User:Tadpole256/Wal-Mart stores 'going back to basics'

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Monday, April 11, 2011

Wal-Mart announces new effort to come back from the effects of a failed strategy.

Next month, retail giant, Wal-Mart will launch an advertising campaign called "It's Back," to tell it's core customers the discount chain is restoring merchandise it removed from store shelves in a failed effort to reinvigorate it's brand. The store's failed strategy during much of the recession, was to eliminate a multitude of items, in an effort to declutter its stores so as to appeal to upper income shoppers that were now looking for price deals. Wal-Mart wanted to retain these customers once the economy picked back up.

The plan ultimately backfired. It left many of Wal-Marts' loyal customers who couldn’t find their favorite brands angry, and gave them the impression of higher prices with fewer choices.

Cquote1.svg We have lost our customer confidence... Cquote2.svg

—Duncan Mac Naughton, Chief Merchandising Officer, Wal-Mart

Begining in May, Wal-Mart began displaying signs in their stores announcing the return of onceremoved items such as, bolts of fabric, fishing tackle, and other "heritage" items that Wal-Mart eliminated in its attempted to spruce up its stores' appeal. Some of the items that were removed were very important to Wal-Mart's customers, particularly those in rural areas.

The strategy failed, and Wal-Mart now is trying to win back its once loyal customers by using its formerly famous, "low price guarantees". The company has endured seven consecutive quarters of sales declines at U.S. stores open at least a year. Wal-Mart is still fighting to get its stock prices back to recession levels. However, if W-Mart expects to grow, it is going to have to gain appeal with a wider audience, opening itself to new demographics, without losing its base, a strategy that may be difficult.

In addition to bringing back a wider array of goods in hopes of restoring Wal-Mart's reputation as a "one-stop shopping" destination, executives at the retailer say they are insisting store managers and product buyers step up their price comparisons with neighboring retailers to ensure that Wal-Mart is offering lower prices. This move that could put a bigger pinch on smaller, local retailers which often have trouble competing with Wal-Marts sometimes artificially low prices. Wal-Mart's practice of comparing prices with local, smaller retailers has long been hotly debated, and Wal-Mart has been accused of being anti-competitive. Most smaller stores cannot compete once the world's largest retailer moves in next door.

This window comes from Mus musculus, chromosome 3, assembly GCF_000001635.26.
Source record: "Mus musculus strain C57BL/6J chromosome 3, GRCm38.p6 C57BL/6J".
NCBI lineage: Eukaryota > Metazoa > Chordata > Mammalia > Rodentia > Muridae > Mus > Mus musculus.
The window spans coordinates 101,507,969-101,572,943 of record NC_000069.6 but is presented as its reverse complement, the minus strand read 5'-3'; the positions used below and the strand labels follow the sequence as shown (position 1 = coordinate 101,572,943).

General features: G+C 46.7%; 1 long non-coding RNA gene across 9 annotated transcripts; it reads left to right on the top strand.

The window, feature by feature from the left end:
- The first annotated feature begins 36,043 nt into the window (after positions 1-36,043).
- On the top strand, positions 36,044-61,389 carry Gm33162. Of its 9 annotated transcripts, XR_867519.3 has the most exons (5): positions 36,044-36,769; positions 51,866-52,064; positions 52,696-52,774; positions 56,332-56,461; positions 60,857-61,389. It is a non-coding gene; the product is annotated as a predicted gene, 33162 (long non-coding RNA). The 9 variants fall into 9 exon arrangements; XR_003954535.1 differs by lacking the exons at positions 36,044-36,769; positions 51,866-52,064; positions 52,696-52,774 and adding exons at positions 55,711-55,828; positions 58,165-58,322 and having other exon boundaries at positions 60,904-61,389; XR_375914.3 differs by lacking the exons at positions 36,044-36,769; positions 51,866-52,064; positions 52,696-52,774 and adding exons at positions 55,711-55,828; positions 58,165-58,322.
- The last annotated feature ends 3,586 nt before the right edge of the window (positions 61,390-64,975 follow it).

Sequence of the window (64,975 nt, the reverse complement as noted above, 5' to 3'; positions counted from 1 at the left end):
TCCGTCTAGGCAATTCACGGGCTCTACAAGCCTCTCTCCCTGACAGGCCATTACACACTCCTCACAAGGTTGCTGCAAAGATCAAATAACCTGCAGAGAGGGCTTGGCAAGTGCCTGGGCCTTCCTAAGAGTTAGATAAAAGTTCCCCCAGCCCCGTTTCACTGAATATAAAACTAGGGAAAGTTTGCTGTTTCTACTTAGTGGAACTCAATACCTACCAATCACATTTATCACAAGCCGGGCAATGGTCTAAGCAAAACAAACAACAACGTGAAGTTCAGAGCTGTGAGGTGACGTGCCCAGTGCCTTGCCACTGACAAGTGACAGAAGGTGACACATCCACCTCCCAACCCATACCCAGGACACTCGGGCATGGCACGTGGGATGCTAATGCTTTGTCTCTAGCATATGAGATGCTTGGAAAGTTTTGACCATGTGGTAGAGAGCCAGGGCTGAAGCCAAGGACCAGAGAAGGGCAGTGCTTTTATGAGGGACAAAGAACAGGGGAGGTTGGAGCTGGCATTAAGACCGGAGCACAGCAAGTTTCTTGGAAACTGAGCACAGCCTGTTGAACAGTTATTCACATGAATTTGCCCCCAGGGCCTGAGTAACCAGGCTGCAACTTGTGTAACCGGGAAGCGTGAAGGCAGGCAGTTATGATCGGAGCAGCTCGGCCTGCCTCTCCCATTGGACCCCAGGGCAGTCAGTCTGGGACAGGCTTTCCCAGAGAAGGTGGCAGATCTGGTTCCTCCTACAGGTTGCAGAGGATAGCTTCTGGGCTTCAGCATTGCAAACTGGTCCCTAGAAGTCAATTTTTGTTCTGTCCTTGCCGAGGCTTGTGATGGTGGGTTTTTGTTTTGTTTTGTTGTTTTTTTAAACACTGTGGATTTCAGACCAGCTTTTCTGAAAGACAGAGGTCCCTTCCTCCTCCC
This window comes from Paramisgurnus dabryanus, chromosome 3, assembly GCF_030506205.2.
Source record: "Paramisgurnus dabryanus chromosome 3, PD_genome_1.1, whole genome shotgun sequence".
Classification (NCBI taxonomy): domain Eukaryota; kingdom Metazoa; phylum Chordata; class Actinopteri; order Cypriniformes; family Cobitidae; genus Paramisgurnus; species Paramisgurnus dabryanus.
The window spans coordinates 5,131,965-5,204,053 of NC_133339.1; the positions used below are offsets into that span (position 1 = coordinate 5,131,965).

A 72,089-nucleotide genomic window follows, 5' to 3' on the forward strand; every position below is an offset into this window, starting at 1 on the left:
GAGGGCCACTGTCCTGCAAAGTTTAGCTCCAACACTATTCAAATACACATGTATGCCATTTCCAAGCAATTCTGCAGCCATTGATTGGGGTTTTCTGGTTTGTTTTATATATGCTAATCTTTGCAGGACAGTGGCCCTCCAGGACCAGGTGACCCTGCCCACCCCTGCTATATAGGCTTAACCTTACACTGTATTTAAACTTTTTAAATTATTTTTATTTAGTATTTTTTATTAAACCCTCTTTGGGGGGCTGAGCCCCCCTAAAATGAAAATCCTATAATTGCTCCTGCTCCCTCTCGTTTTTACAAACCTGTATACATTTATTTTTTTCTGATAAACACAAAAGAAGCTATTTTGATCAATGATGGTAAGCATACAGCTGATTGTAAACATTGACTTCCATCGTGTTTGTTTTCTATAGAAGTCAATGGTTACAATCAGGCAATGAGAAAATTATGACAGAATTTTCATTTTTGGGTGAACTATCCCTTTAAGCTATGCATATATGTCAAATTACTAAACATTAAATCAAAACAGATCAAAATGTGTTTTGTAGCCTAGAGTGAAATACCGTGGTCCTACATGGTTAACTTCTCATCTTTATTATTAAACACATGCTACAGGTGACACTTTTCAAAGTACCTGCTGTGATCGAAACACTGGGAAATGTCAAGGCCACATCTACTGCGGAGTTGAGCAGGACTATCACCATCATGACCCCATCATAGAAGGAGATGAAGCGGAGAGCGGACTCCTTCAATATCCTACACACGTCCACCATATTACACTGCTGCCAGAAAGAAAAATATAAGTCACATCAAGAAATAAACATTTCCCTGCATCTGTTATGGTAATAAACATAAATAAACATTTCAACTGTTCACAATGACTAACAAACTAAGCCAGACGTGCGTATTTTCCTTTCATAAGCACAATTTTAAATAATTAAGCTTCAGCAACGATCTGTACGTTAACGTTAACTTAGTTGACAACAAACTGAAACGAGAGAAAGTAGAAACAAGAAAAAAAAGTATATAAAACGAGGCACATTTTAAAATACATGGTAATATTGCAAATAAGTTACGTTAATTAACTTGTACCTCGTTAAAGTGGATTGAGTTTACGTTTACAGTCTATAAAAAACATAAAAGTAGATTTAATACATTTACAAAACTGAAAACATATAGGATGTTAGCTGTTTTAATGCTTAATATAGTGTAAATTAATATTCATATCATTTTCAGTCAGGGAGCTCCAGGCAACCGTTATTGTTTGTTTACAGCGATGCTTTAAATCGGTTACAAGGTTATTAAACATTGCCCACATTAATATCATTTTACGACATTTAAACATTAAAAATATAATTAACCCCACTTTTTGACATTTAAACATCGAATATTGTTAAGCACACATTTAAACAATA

Independent, non-corporate, retailers often have difficulty competing with the chains like Wal-Mart. They cannot buy the enormous quantity or variety of goods that such a large retailer is capable of purchasing. Nor are they capable of beating Wal-Marts' prices, which often drive smaller retailers out of business once the Wal-Mart moves in nearby.

Local price checks were an obsession of the company's founder, Sam Walton, but have dropped off significantly in recent years as Wal-Mart moved away from its focus on "every day low prices" and began promoting deals on some products while quietly raising prices on others.

Wal-Mart's Chief Merchandising Officer, Duncan Mac Naughton, said, "We have lost our customer confidence...". He went on to say, "Walmart's reputation was founded on the principle of providing low prices day-in and day-out on the broadest assortment of merchandise. Our company is determined to create the best one-stop shopping experience and low prices on the right products backed by a clear, consistent ad match policy."

"We got a little promotional, and they began to wonder whether we really had the lowest price," Mr. Mac Naughton said of customers. "We are going to establish our price leadership once again."

Wal-Mart has begun an advertising campaign touting its price-matching policy in a bid to persuade consumers that it can always be counted on for the best deals. However, some sources have indicated that Target Stores, Wal-Marts biggest competitor in the U.S., often has better deals. Additionally, Wal-Mart seems to be losing some traction to Dollar stores such as Dollar General & Family Dollar, which also frequently have lower prices, and are often more conveniently located.

According to Wall Street Strategies analyst, Brian Sozzi, the new strategy is a positive indication that Wal-Mart traffic is still weak. It could take a lot of effort, and quite a while to reverse the downward sales trend.


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